Sino-French-Kazakh Workshop on Innovative Therapeutic Solutions for Cancer and Ageing diseases at NU

October 23, 2018

Sino-French workshopOn October 18-19 researchers of NLA took part at the Sino-French-Kazakh Workshop on Innovative Therapeutic Solutions for Cancer and Ageing diseases, that was organized by International Bio-Business Services (IBBS) with the support of the French Embassy in Kazakhstan, Nazarbayev University and the Sino-French School of Oncology.

The workshop brought together Kazakh, Chinese and French participants from academic and medical institutions as well as industrial players to share their views and knowledge in order to strengthen international cooperation and establish new interactive programs.

Ainur Akilzhanova, head of Laboratory of Genomic and Personalized Medicine, NLA and Ulykbek Kairov, head of Laboratory of Bioinformatics and Computational Systems Biology, NLA  presented their research on clinical interpretation and implications of whole genome/ whole exome sequencing for cancer and aging diseases.

Whole-genome sequencing (WGS) and whole exome sequencing (WES) are increasingly applied in clinical medicine and is expected to uncover clinically significant findings regardless of sequencing indication. The promise of personalized medicine depends on the ability to integrate genetic sequencing information into disease risk assessment for individuals. Genomic sequencing technology is moving rapidly from the research setting into clinical medicine but significant technological and interpretive challenges remain.

Aim of this study was to evaluate the clinical utility of WGS/WES in a group of healthy Kazakh population regarding the detection of genetic variants associated with predisposition to various clinical conditions and drug response.

Researchers presented findings from an exploratory study of 115 participants, most of whom identified themselves as Kazakh (up to at list 3 generations). Participants aged 18-65 years answered questions about the reasons they consented to study and about what they anticipated would come of genomic sequencing, demographic data, risk factors, family history and ancestry questions. None of the study participants had manifest inherited disease. gDNA was extracted from blood. DNA libraries were performed using Nextera DNA Library Preparation Kit (Illumina, USA). For WES gDNA was fragmented, then DNA libraries were performed using SureSelect Human All Exon V5+UTRs kit (Agilent Technologies). Sequencing was performed on Illumina HiSeq2000 platform with min coverage 30x (WGS) and 100x(WES). Bioinformatic analysis was done. Data was compared with data of existing international databases (COSMIC, ESP600, ClinVar, PharmGKB etc) to identify clinical genomic variants in our data. Mendelian variants were compared with ACMG-reportable genes, HGMD. Molecular diagnostics requires accurate and consistent classification of sequence variants (i.e., single nucleotide variants (SNVs) and deletion/insertion (indels) variants). Detection of a pathogenic or “actionable” variant may influence a patient's diagnosis and/or prognosis, family planning, and lifelong health management.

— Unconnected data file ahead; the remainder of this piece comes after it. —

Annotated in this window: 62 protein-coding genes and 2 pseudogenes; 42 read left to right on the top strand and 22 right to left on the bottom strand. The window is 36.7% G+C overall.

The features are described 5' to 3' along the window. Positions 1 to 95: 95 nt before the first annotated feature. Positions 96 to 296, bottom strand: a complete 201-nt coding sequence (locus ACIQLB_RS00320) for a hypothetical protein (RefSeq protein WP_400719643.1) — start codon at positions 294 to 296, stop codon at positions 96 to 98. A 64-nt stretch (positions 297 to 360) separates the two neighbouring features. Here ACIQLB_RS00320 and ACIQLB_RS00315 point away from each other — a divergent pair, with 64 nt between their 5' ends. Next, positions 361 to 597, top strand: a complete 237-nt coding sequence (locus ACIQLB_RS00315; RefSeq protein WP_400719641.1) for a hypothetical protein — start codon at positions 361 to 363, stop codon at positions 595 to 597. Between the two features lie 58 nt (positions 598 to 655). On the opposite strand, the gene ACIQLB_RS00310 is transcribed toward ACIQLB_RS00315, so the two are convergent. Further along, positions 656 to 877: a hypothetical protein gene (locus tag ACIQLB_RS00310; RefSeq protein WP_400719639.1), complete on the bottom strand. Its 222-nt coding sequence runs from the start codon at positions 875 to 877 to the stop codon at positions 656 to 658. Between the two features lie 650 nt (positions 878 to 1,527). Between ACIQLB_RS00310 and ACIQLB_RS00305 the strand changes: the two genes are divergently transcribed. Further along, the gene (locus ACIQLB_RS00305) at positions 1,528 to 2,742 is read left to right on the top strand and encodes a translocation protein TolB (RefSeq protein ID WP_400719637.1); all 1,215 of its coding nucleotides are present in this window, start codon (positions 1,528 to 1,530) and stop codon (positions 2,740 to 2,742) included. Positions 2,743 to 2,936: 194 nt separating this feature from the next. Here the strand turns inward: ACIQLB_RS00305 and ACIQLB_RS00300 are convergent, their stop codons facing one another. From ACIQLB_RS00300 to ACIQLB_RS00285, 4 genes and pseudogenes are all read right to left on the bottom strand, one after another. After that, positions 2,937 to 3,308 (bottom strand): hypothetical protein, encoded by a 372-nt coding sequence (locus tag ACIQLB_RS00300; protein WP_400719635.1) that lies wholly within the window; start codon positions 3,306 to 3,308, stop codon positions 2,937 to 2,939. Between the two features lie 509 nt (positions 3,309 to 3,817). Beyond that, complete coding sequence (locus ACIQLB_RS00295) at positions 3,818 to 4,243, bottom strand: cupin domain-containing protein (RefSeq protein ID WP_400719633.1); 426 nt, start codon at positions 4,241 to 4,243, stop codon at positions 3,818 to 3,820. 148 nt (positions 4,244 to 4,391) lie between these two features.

Several genetic variants with clinical implications were identified in all healthy participants. Detected variants are presented grouped into categories in the report delivered to healthy person – predisposition to clinical conditions, inherited disorders (if any), cancer, cardiovascular risks, drug response etc. More promising using targeted NGS for molecular characterization of cancer and aging disease. Compared to broader approaches, such as WGS, targeted sequencing is a more cost-effective method for investigating areas of interest. Targeted resequencing enables researchers to focus on regions that are most likely to be involved in the phenotype under study, conserving resources and generating a smaller, more manageable data set. Targeted approaches can also deliver much higher coverage levels, allowing identification of variants that are rare and more expensive with whole-genome or Sanger sequencing.

WGS/WES seems be the method of choice not only in cases with a specific clinical phenotype in need of reaching a diagnosis but also in the context of carrier screening. The disclosure of the NGS results to the patient is not an issue, if genetic counseling by a healthcare provider with genetic background is provided before and after test according to international guidelines. Targeted approaches using next-generation sequencing (NGS) allow researchers to focus time, expenses, and data analysis on specific areas of interest.

During the Sino-French-Kazakh Workshop were presented also reports  on the possible applications of electromagnetic fields for cancer treatment (Dinara Begimbetova, senior researcher, Laboratory of Translational Medicine and Life Sciences Technologies, NLA), reports on robust approach for analysis and interpretation of tumor transcriptomes from high-throughput genomic platforms for investigation of hidden signals (Ulykbek Kairov, Laboratory of Bioinformatics and Computational Systems Biology, NLA) and others.